I have always had a lingering, peri-marginal sense of how frequently our preconceptions of human nature based on physiognomy are wrong.
These fairly fuzzy, poorly focused, not-quite-randomly associated bits of bio-electric energy events crystallized for me the other day. I was nearing the end of a medium-long run that has a long, steep hill to navigate before finishing on a nice fairly flat piece. It was a hot, muggy morning and I was almost at the top of the hill and attempting unsuccessfully to suck in all the oxygen in the neighborhood. I’m pretty sure I was running critically short of cyclic AMP and remember wondering if my heart was going to be successful in its attempt to jump out of my throat, when I noticed two female runners approaching from the opposite direction. They were both accompanied by big black dogs tethered on leashes and looked a lot more comfortable running than I felt. One was short, blonde, and in her mid to late 50s; the other was tall, slim, blonde, athletic, and quite beautiful. I’m not saying the older woman wasn’t beautiful, but the two created an interesting contrast in body type and age. My immediate perception was that the older woman would be far more approachable and easy to talk to than the younger member of the duo. In other words, based on my 2-second visual assessment, my assumption was that the two must have quite different natures. I had made a number of critical assumptions about both of these individuals that would influence how I would interact with them. Interestingly, when I stopped to talk with my wife and daughter-in-law, I was reminded of how similar these two women are. They are both warm, intelligent, friendly people with the same kind of easy, infectious humor that engages new acquaintances immediately. Anyone not knowing them would have no sense of their basic similarities, and I’m quite sure that most people (both men and women) would make the same mistake my hypoxic brain made that morning.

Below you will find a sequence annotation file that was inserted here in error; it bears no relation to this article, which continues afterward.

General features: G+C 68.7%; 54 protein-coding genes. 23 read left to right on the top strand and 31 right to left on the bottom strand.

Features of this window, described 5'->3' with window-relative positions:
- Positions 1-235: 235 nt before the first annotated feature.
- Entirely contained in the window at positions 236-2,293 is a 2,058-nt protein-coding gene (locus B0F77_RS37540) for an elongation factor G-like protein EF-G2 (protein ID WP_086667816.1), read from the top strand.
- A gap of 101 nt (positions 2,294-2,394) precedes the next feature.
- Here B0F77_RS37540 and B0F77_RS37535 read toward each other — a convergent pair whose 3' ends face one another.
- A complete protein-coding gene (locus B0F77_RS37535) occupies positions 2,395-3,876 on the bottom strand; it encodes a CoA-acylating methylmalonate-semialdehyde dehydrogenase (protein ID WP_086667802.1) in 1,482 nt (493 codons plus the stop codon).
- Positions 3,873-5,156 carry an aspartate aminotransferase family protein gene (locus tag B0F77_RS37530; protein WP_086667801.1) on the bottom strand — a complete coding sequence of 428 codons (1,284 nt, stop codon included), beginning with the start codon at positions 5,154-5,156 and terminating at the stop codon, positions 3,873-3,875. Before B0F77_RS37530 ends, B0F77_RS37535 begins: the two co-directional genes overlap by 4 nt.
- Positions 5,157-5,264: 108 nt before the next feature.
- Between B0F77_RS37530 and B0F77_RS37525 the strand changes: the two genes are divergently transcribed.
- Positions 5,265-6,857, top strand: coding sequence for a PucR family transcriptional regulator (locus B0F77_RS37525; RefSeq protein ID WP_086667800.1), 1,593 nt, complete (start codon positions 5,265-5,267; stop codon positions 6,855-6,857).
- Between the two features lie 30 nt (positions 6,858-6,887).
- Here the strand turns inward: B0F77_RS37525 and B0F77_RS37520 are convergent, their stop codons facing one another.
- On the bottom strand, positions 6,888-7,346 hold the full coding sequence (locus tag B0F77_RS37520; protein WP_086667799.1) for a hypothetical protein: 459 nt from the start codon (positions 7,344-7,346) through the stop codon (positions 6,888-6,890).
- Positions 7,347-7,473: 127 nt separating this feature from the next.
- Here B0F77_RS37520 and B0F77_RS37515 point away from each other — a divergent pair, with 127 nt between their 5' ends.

As physicians we are trained not to be judgmental in our professional interactions. Physical appearances are not supposed to dictate how we deal with our patients. However, we are constantly assessing people by how they look, how they talk, how they smell, and how their value systems interact with our own. There are many instances I can recall where how I interacted with people initially was determined by how they looked. Only after I spent some time with them did it become apparent that my initial impressions were wrong. Unfortunately, I’m sure their comfort level with me was sub-optimal because of my approach, and I’m sure they went away wondering who that jerk was.
In our personal and professional lives we are constantly making judgments about people that are often based on incomplete and, in many instances, inappropriate visual cues (i.e., would Joe Clark have made a better PM if his mandible were larger? Would Robert Stanfield have been better liked with a rounder, less sombre face?).
I personally plan to continue to struggle with overcoming what I guess are societal drivers of my assumption banks and concentrate on spending a little more time ignoring the cover and not judging until I’ve at least turned a few pages in the book.
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